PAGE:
Mayor Rahm Emanuel on Friday renewed his public appeal to Gov. Pat Quinn to sign a pension reform bill that would set the stage for a $250 million property tax increase to save two of Chicago’s four city employee pension funds.
Quinn has said “no can do” to the property tax increase, forcing Emanuel to strip all reference to it from the bill approved by the Illinois General Assembly that increases employee contributions by 29 percent and reduces employee benefits to save the Municipal Employees and Laborers pension funds.
Republican gubernatorial candidate Bruce Rauner has urged Quinn to veto the bill and the Rauner campaign has made robo-calls urging Chicago voters to turn up the heat on Quinn.
Speculation abounds that Quinn will either veto the bill outright or issue some kind of amendatory veto by the June 12 deadline.
On Friday, Emanuel used a “fireside discussion” hosted by the University of Chicago that marked the anniversary of his third year in office to apply his own form of public pressure on the governor, with whom he has a difficult relationship.
“I helped the governor—and my administration helped the governor—pass the state’s pension reforms because I thought creating that path was key for us to have a path to go down,” the mayor said.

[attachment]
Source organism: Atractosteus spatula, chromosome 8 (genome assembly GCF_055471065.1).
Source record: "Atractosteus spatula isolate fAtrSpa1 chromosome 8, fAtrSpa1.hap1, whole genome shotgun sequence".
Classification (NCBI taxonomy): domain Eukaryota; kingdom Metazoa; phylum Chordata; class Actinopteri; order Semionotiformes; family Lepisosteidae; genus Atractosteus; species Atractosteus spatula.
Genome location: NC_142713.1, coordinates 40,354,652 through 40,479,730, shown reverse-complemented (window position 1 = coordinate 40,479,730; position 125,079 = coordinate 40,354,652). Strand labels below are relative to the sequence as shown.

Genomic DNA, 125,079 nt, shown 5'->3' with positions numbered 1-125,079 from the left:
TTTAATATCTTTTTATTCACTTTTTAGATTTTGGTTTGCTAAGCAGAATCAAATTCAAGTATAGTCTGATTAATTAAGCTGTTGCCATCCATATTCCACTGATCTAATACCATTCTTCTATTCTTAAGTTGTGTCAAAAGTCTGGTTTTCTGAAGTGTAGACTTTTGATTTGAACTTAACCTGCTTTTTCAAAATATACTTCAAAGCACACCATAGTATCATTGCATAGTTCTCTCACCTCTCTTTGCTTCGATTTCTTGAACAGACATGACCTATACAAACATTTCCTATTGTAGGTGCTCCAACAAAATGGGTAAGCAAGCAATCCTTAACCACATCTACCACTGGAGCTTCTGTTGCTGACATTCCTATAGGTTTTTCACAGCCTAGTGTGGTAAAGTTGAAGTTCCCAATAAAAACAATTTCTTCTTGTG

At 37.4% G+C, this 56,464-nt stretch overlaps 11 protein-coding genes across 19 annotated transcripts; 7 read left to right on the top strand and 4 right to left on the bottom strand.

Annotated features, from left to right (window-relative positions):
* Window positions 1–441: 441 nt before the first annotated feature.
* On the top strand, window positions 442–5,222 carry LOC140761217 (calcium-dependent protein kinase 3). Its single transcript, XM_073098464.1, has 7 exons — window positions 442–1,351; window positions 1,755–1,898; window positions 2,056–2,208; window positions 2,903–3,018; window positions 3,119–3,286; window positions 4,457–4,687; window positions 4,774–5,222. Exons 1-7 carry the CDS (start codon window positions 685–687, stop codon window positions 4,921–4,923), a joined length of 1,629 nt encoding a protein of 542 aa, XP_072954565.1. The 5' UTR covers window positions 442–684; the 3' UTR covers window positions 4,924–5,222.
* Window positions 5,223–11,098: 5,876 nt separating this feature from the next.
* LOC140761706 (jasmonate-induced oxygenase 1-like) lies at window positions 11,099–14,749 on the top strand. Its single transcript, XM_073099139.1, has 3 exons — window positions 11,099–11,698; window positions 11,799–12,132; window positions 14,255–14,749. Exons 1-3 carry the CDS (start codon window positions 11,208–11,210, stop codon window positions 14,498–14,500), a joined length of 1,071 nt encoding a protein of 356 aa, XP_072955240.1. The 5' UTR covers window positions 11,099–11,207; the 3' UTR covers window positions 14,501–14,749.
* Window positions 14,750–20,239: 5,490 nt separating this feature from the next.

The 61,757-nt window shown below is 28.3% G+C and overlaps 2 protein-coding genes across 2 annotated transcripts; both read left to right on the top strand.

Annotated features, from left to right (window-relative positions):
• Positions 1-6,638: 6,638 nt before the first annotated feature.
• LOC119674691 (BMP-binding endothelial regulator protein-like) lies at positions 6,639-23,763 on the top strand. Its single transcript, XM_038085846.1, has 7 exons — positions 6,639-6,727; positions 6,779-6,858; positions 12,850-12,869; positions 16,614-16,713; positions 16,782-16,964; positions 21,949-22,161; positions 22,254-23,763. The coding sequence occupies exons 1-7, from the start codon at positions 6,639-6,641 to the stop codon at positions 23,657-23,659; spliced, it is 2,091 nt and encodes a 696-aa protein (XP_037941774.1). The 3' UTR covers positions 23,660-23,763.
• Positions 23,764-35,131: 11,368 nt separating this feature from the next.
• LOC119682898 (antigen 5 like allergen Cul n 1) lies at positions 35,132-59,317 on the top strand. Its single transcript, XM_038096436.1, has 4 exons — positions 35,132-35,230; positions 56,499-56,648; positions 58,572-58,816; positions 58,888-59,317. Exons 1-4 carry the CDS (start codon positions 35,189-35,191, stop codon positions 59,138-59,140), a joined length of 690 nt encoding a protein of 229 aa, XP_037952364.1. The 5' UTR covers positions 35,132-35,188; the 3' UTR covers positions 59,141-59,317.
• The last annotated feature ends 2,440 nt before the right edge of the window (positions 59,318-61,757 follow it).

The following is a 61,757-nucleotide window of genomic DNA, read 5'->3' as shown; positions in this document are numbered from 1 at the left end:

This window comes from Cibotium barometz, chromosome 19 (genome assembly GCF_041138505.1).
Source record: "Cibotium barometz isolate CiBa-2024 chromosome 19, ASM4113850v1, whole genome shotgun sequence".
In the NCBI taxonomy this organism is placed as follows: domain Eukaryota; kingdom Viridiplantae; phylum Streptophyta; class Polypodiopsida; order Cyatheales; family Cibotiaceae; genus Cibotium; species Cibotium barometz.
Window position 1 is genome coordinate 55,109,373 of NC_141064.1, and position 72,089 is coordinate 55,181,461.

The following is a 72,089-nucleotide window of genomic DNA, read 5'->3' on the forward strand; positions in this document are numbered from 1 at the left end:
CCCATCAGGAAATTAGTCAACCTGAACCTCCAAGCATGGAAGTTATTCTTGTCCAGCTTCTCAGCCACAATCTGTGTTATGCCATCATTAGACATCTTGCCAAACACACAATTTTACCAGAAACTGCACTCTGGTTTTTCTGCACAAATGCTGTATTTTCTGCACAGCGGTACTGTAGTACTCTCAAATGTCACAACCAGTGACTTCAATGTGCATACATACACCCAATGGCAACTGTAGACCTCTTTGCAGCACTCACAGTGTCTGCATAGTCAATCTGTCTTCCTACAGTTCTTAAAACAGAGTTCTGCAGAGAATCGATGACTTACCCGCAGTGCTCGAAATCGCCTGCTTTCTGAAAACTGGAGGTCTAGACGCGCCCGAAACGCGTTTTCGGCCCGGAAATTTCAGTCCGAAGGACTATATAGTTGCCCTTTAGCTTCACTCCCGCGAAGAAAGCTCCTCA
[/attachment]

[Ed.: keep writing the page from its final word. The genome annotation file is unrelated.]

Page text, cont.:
“I then negotiated with — not one, not two [unions]. In the Municipal and Laborers are 31 separate union leaders. If the city and labor comes to an agreement, Springfield should ratify it because we’re the parties to that agreement and let us get on with the business of securing peoples’ pensions and securing the economic future of the city of Chicago.”
If Quinn puts aside his many differences with Emanuel to sign the Chicago pension reform bill, the mayor will then have to confront the formidable task of persuading aldermen nine months away from re-election to pass the $250 million property tax increase.
Earlier this week, aldermen told the Sun-Times that Emanuel’s sagging popularity — and the public’s disdain for hiking property taxes — will make it infinitely more difficult for the mayor to win City Council approval of Emanuel’s plan to raise the city’s property tax levy by $50 million in each of the next five years and overall property tax collections by $750 million over the same period.
They pointed to results of a Sun-Times poll showing only 29 percent of those surveyed would support Emanuel if the election were held today. The poll also offered four options for raising revenue to solve the city’s pension crisis; raising property taxes was the least popular. Only one percent of those polled believe raising property taxes is the best way to go.
Emanuel has said repeatedly he’s open to other revenue ideas. But, it has to be “legal,” sustainable and acceptable to a Wall Street rating agency that has already dropped Chicago’s bond rating by four notches in the last eight months, he said.
Brooke Anderson, a spokesperson for Quinn, had no immediate comment on the mayor’s appeal.